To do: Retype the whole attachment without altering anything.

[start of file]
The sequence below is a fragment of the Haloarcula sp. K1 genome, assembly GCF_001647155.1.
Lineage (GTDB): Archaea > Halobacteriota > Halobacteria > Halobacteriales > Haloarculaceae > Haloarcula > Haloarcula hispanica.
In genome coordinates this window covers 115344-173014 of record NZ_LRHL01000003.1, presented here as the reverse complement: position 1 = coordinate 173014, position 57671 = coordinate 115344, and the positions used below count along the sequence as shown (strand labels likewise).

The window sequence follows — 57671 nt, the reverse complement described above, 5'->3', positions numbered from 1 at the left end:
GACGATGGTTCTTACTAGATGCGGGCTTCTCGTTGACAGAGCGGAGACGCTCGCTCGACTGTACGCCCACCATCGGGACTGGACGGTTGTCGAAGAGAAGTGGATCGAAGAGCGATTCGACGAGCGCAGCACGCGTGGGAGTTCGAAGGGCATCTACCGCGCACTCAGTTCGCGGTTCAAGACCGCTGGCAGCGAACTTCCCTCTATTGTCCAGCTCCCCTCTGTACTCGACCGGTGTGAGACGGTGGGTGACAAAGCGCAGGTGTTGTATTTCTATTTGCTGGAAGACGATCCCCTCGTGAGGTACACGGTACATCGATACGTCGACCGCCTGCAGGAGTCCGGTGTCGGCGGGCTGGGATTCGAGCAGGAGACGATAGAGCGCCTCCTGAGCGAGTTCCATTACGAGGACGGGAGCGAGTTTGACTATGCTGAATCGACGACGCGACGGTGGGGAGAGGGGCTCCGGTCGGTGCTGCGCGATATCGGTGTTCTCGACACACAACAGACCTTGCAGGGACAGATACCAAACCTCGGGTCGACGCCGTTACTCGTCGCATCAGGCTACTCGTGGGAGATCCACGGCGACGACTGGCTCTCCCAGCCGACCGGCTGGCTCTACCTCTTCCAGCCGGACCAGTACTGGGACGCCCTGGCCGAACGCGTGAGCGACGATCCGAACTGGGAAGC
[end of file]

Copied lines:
The sequence below is a fragment of the Haloarcula sp. K1 genome, assembly GCF_001647155.1.
Lineage (GTDB): Archaea > Halobacteriota > Halobacteria > Halobacteriales > Haloarculaceae > Haloarcula > Haloarcula hispanica.
In genome coordinates this window covers 115344-173014 of record NZ_LRHL01000003.1, presented here as the reverse complement: position 1 = coordinate 173014, position 57671 = coordinate 115344, and the positions used below count along the sequence as shown (strand labels likewise).

The window sequence follows — 57671 nt, the reverse complement described above, 5'->3', positions numbered from 1 at the left end:
GACGATGGTTCTTACTAGATGCGGGCTTCTCGTTGACAGAGCGGAGACGCTCGCTCGACTGTACGCCCACCATCGGGACTGGACGGTTGTCGAAGAGAAGTGGATCGAAGAGCGATTCGACGAGCGCAGCACGCGTGGGAGTTCGAAGGGCATCTACCGCGCACTCAGTTCGCGGTTCAAGACCGCTGGCAGCGAACTTCCCTCTATTGTCCAGCTCCCCTCTGTACTCGACCGGTGTGAGACGGTGGGTGACAAAGCGCAGGTGTTGTATTTCTATTTGCTGGAAGACGATCCCCTCGTGAGGTACACGGTACATCGATACGTCGACCGCCTGCAGGAGTCCGGTGTCGGCGGGCTGGGATTCGAGCAGGAGACGATAGAGCGCCTCCTGAGCGAGTTCCATTACGAGGACGGGAGCGAGTTTGACTATGCTGAATCGACGACGCGACGGTGGGGAGAGGGGCTCCGGTCGGTGCTGCGCGATATCGGTGTTCTCGACACACAACAGACCTTGCAGGGACAGATACCAAACCTCGGGTCGACGCCGTTACTCGTCGCATCAGGCTACTCGTGGGAGATCCACGGCGACGACTGGCTCTCCCAGCCGACCGGCTGGCTCTACCTCTTCCAGCCGGACCAGTACTGGGACGCCCTGGCCGAACGCGTGAGCGACGATCCGAACTGGGAAGC